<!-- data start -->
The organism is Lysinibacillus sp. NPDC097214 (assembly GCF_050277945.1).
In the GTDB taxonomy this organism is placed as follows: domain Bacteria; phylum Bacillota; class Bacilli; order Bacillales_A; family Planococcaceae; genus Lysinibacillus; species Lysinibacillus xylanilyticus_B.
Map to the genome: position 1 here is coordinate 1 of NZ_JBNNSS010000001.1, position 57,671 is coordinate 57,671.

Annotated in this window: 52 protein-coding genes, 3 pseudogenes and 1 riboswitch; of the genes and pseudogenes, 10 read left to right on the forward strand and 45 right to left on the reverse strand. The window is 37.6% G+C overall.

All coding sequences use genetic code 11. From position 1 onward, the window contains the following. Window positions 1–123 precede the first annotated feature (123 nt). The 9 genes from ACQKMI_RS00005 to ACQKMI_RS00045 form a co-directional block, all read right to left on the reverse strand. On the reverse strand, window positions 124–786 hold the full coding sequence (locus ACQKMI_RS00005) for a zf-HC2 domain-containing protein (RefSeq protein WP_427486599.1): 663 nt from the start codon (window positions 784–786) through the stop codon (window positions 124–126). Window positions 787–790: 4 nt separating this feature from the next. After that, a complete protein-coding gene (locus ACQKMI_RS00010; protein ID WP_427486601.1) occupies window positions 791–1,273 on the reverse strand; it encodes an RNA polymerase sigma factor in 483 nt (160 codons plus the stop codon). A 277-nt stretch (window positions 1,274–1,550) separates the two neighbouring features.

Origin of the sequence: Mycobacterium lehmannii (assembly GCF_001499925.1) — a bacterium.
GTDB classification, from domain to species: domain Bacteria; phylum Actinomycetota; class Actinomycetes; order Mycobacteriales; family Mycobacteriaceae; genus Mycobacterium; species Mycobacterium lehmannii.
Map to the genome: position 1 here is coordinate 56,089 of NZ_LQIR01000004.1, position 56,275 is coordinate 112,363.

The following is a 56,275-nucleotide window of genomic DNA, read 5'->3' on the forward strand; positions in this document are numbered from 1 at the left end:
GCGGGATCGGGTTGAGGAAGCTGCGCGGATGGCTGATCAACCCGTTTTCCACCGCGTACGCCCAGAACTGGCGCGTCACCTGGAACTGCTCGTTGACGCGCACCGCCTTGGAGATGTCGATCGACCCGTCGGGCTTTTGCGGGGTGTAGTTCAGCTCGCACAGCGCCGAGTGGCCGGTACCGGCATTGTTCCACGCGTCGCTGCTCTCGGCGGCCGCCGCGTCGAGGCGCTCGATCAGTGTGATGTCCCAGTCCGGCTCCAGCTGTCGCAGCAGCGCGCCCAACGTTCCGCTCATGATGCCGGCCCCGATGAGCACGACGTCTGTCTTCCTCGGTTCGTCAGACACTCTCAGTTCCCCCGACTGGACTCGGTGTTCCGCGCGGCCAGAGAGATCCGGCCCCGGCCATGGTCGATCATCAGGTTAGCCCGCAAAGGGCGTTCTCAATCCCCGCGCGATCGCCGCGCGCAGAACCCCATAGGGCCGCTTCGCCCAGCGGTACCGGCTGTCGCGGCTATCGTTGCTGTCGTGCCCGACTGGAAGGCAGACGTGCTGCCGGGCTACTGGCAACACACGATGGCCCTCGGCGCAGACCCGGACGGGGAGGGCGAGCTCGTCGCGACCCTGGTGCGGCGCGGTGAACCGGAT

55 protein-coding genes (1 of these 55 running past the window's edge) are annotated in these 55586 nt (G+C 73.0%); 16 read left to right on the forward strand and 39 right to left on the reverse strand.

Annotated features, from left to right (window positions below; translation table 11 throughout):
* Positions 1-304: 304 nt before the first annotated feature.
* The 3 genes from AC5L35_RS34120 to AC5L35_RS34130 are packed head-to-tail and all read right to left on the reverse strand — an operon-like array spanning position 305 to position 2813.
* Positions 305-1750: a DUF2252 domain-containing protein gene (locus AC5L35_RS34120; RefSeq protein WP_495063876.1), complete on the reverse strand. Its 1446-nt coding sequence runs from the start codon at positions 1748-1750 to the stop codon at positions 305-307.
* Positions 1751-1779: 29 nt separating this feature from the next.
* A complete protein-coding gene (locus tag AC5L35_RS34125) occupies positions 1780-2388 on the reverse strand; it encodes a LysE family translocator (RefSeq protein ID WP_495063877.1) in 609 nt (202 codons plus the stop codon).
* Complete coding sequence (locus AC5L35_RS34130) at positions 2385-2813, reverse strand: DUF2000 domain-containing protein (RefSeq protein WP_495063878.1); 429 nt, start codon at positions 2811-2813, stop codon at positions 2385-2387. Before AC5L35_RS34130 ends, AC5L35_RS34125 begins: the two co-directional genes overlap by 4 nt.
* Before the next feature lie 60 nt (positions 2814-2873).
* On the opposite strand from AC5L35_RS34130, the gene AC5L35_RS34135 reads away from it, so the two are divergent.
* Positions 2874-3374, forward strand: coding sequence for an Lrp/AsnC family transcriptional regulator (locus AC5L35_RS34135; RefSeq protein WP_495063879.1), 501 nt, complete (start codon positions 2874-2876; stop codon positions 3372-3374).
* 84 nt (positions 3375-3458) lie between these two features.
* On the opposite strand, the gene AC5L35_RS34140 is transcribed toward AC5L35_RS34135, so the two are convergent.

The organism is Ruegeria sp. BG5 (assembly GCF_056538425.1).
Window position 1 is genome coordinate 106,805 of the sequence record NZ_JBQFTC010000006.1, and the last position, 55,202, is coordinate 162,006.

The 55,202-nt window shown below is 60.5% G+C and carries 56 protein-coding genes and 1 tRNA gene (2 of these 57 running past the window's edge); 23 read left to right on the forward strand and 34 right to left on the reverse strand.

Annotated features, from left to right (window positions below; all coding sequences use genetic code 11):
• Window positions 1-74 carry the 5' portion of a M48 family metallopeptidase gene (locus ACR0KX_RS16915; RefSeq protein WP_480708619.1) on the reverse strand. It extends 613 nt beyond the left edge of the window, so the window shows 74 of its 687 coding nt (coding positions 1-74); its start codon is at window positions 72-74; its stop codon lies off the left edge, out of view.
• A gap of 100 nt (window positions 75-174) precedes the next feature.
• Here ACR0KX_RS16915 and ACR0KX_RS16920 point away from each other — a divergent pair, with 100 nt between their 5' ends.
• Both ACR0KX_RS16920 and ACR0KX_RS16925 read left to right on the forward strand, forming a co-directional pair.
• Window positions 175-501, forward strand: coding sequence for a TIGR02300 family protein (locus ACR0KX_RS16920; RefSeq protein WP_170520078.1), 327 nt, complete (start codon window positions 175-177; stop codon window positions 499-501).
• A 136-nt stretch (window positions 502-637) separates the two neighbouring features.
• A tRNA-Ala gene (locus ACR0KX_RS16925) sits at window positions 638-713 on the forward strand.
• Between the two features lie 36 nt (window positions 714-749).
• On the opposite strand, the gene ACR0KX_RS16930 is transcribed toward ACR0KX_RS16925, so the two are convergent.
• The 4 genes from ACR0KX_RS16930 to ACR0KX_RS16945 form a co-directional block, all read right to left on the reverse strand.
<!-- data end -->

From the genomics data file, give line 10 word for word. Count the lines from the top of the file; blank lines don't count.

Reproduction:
GCGGGATCGGGTTGAGGAAGCTGCGCGGATGGCTGATCAACCCGTTTTCCACCGCGTACGCCCAGAACTGGCGCGTCACCTGGAACTGCTCGTTGACGCGCACCGCCTTGGAGATGTCGATCGACCCGTCGGGCTTTTGCGGGGTGTAGTTCAGCTCGCACAGCGCCGAGTGGCCGGTACCGGCATTGTTCCACGCGTCGCTGCTCTCGGCGGCCGCCGCGTCGAGGCGCTCGATCAGTGTGATGTCCCAGTCCGGCTCCAGCTGTCGCAGCAGCGCGCCCAACGTTCCGCTCATGATGCCGGCCCCGATGAGCACGACGTCTGTCTTCCTCGGTTCGTCAGACACTCTCAGTTCCCCCGACTGGACTCGGTGTTCCGCGCGGCCAGAGAGATCCGGCCCCGGCCATGGTCGATCATCAGGTTAGCCCGCAAAGGGCGTTCTCAATCCCCGCGCGATCGCCGCGCGCAGAACCCCATAGGGCCGCTTCGCCCAGCGGTACCGGCTGTCGCGGCTATCGTTGCTGTCGTGCCCGACTGGAAGGCAGACGTGCTGCCGGGCTACTGGCAACACACGATGGCCCTCGGCGCAGACCCGGACGGGGAGGGCGAGCTCGTCGCGACCCTGGTGCGGCGCGGTGAACCGGAT